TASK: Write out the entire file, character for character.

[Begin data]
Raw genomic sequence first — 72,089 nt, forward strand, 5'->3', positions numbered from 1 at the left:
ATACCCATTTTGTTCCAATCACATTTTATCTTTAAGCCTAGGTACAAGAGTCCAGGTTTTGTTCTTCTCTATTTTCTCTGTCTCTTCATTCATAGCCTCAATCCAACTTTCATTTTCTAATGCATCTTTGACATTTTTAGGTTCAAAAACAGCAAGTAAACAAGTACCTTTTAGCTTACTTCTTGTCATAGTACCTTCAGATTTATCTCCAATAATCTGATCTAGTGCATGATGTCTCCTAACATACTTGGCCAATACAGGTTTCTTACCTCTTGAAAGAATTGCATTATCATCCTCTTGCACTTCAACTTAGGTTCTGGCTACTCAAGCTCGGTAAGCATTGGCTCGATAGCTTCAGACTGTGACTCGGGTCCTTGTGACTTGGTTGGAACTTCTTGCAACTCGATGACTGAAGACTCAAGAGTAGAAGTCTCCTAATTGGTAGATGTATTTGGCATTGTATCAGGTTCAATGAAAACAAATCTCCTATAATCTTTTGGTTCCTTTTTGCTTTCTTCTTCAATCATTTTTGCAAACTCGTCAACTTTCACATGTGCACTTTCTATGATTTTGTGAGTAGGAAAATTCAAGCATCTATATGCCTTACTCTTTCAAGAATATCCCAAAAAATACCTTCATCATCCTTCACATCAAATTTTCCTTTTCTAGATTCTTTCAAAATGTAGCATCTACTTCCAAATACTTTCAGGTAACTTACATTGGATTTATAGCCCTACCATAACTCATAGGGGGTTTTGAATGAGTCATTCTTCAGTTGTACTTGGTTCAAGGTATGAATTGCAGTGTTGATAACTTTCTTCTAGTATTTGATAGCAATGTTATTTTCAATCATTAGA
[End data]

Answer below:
Raw genomic sequence first — 72,089 nt, forward strand, 5'->3', positions numbered from 1 at the left:
ATACCCATTTTGTTCCAATCACATTTTATCTTTAAGCCTAGGTACAAGAGTCCAGGTTTTGTTCTTCTCTATTTTCTCTGTCTCTTCATTCATAGCCTCAATCCAACTTTCATTTTCTAATGCATCTTTGACATTTTTAGGTTCAAAAACAGCAAGTAAACAAGTACCTTTTAGCTTACTTCTTGTCATAGTACCTTCAGATTTATCTCCAATAATCTGATCTAGTGCATGATGTCTCCTAACATACTTGGCCAATACAGGTTTCTTACCTCTTGAAAGAATTGCATTATCATCCTCTTGCACTTCAACTTAGGTTCTGGCTACTCAAGCTCGGTAAGCATTGGCTCGATAGCTTCAGACTGTGACTCGGGTCCTTGTGACTTGGTTGGAACTTCTTGCAACTCGATGACTGAAGACTCAAGAGTAGAAGTCTCCTAATTGGTAGATGTATTTGGCATTGTATCAGGTTCAATGAAAACAAATCTCCTATAATCTTTTGGTTCCTTTTTGCTTTCTTCTTCAATCATTTTTGCAAACTCGTCAACTTTCACATGTGCACTTTCTATGATTTTGTGAGTAGGAAAATTCAAGCATCTATATGCCTTACTCTTTCAAGAATATCCCAAAAAATACCTTCATCATCCTTCACATCAAATTTTCCTTTTCTAGATTCTTTCAAAATGTAGCATCTACTTCCAAATACTTTCAGGTAACTTACATTGGATTTATAGCCCTACCATAACTCATAGGGGGTTTTGAATGAGTCATTCTTCAGTTGTACTTGGTTCAAGGTATGAATTGCAGTGTTGATAACTTTCTTCTAGTATTTGATAGCAATGTTATTTTCAATCATTAGA